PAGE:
A Poem and Some History
by Jeff Salter
Let me begin by saying my closest link to anything Irish is that I used to like the Boston Celtics more than any other NBA team and ‘The Quiet Man’ is one of my favorite movies.
But I’ve known lots of folks with roots in Ireland. One of them – a friend and former colleague – told me a single fact which inspired this poem, below. It’s not my usual jest and pun — in fact, I find it quite poignant.
by Jeffrey L. Salter
Her father still remembered …
and on stormy Saturdays
he would stare through the windows
crooning old, Hibernian ballads
that made his daughters
At a certain age
Colleen no longer allowed
to be sung from her.
But on inclement weekends
her eyes became cloudy
for she could hear
even through her bedroom door.
After his daughters left,
there were still memories …
and other morning showers.
Did Father still sing at the casement
with no one there
Now Daddy is gone
and Colleen remembers:
on rainy Saturday mornings
he would gaze out at grey drizzle
and sing his sad Irish songs
as she and her little sisters
Published: Sunday at Four — Vol. 5 # 3 (Fall 1996)
St. Patrick’s Day
Now a quick word about the day itself. [Borrowed heavily from wiki.answers.com]
St. Patrick (originally Maewyn Succat) was born in Wales in 385 AD … or in Britain in 387 AD. At age 16, Maewyn was kidnapped and sold into slavery. After six years, he escaped from slavery to France, where he became a priest and (later) the second Bishop to Ireland.
“He spent 30 years converting pagans to Christianity and established schools, churches, and monasteries across the country. St. Patrick was said to have used a shamrock as a metaphor for the Trinity (Father, Son, and Holy Spirit) showing how three separate units could be part of the same body. People began wearing shamrocks on their clothes to his sermons. Green is the most recognizable color during this holiday as it represents spring, shamrocks, and Ireland.”
The date of St. Patrick’s death (in 461 AD) is uncertain, but tradition places it on March 17th. The holiday came (from Ireland) to America in 1737 and was celebrated in Boston that year. Over 100 U.S. cities have St. Patrick’s Day parades with the biggest one in New York City.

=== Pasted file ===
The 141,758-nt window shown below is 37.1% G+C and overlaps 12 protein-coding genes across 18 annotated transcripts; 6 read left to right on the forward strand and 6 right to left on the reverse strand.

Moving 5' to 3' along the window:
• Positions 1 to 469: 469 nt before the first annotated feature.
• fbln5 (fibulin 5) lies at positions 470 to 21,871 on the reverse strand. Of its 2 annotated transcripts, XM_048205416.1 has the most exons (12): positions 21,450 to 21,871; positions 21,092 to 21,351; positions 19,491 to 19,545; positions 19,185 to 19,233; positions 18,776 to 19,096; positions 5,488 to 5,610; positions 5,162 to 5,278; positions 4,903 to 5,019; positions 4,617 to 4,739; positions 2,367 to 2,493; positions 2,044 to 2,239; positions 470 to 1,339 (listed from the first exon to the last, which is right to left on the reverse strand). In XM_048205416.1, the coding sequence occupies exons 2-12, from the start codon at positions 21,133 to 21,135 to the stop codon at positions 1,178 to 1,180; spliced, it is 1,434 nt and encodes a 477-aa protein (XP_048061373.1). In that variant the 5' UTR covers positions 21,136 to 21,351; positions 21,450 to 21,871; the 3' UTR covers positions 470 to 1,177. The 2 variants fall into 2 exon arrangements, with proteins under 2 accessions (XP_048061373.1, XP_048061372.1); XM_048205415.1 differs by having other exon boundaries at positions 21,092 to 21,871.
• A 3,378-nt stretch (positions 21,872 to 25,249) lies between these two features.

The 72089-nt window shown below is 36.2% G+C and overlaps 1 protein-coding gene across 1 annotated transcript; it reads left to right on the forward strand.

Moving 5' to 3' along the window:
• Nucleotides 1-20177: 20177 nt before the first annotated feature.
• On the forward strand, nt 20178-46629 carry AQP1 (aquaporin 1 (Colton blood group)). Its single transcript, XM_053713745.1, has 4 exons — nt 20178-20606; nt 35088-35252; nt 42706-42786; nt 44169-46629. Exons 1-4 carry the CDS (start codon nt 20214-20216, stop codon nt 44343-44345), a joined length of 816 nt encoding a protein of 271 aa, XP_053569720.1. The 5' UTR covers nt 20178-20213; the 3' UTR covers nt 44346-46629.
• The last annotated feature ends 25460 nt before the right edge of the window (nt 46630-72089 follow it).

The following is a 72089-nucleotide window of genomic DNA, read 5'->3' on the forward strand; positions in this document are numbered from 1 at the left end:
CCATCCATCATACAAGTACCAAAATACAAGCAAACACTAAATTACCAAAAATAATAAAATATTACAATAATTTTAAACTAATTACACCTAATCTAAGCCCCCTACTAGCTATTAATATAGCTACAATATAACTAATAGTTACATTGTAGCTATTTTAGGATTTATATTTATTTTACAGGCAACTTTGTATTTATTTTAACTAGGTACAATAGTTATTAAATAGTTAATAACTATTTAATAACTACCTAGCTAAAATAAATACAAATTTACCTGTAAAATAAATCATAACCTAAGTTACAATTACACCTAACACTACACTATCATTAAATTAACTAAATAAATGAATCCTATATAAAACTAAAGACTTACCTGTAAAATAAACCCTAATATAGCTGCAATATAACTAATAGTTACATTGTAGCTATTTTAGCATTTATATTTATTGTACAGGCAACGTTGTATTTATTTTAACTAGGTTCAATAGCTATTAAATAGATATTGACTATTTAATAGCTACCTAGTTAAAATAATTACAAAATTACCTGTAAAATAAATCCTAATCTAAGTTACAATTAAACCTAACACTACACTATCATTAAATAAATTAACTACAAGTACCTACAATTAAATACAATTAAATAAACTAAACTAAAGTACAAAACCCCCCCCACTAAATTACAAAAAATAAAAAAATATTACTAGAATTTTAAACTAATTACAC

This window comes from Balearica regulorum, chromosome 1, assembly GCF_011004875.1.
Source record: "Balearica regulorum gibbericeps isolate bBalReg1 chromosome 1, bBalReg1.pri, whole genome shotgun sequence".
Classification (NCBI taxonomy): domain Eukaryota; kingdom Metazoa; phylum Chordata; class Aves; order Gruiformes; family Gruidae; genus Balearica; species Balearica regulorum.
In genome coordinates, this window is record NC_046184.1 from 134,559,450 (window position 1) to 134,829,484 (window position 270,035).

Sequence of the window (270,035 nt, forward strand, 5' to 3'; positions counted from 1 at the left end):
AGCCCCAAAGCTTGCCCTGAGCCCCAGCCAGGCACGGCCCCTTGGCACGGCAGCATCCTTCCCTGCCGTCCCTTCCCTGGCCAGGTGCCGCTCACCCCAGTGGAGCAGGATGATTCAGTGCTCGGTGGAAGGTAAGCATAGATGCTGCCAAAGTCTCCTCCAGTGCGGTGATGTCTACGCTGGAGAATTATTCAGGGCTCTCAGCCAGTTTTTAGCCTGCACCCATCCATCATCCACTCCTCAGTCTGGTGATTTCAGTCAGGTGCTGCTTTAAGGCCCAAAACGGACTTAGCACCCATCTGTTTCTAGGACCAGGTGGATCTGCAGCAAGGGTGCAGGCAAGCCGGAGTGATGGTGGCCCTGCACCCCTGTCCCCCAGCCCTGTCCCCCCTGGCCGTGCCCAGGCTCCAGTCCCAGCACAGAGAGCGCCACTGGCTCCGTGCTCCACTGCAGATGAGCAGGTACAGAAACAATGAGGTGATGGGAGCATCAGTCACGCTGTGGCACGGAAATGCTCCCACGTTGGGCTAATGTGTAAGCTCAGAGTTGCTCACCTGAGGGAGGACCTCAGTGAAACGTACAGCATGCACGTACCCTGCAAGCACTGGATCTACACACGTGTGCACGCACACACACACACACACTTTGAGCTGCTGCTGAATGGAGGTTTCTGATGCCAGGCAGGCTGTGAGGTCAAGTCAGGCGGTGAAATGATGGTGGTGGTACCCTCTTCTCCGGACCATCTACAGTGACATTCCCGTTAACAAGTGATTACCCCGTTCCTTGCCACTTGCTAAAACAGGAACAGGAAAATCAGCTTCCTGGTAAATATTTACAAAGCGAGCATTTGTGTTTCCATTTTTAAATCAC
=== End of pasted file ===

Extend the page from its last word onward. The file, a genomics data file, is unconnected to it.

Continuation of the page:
Visit our group blog’s resident foxes here any weekday. I’m the hound and I blog on Thursdays.
Nice job on that poem. I enjoyed it!
Happy St. Patrick’s Day!
Thanks, Lynn. Are you wearing green?
Great poem, Jeff.
Happy St. Patrick’s Day!
Thanks, Danica. It’s always interesting to find the ‘real story’ about one of our holidays.
Thanks for the poem, Jeff. It works for me!
Thanks, Chris. I’ve often wondered what her father was singing about. Or, at least which Irish songs he was singing.
Love the poem, Jeff! Virtual pinch if you’re not wearing green! 🙂
Thanks, Joy. Ouch! (it turns out I’m NOT wearing anything green)
Yikes! Thanks for the reminder! LOL Happy St. Patrick’s Day! I’ve always wondered how this got started. And thanks for sharing your poem. Great job! 🙂 Off to find something green!
Thanks, Melissa. Glad you stopped by today.
Don’t get pinched!
Great poem! I was wearing a pink sweater today but my daughter got all upset that my college students would pinch me. So I changed and am now safely wearing a green sweater. 🙂
Likely a wise switch, Rebecca. If enough college students pinched, you’d be black and blue. Thanks for stopping by.
How is it I only learned about this pinching thing yesterday? My kids informed me that you get a pinch if you don’t wear green. I grew up in NY, you’d think I’d know this. Of course, in NY everyone got pinched on St. Patty’s Day regardless of what they were wearing. 🙂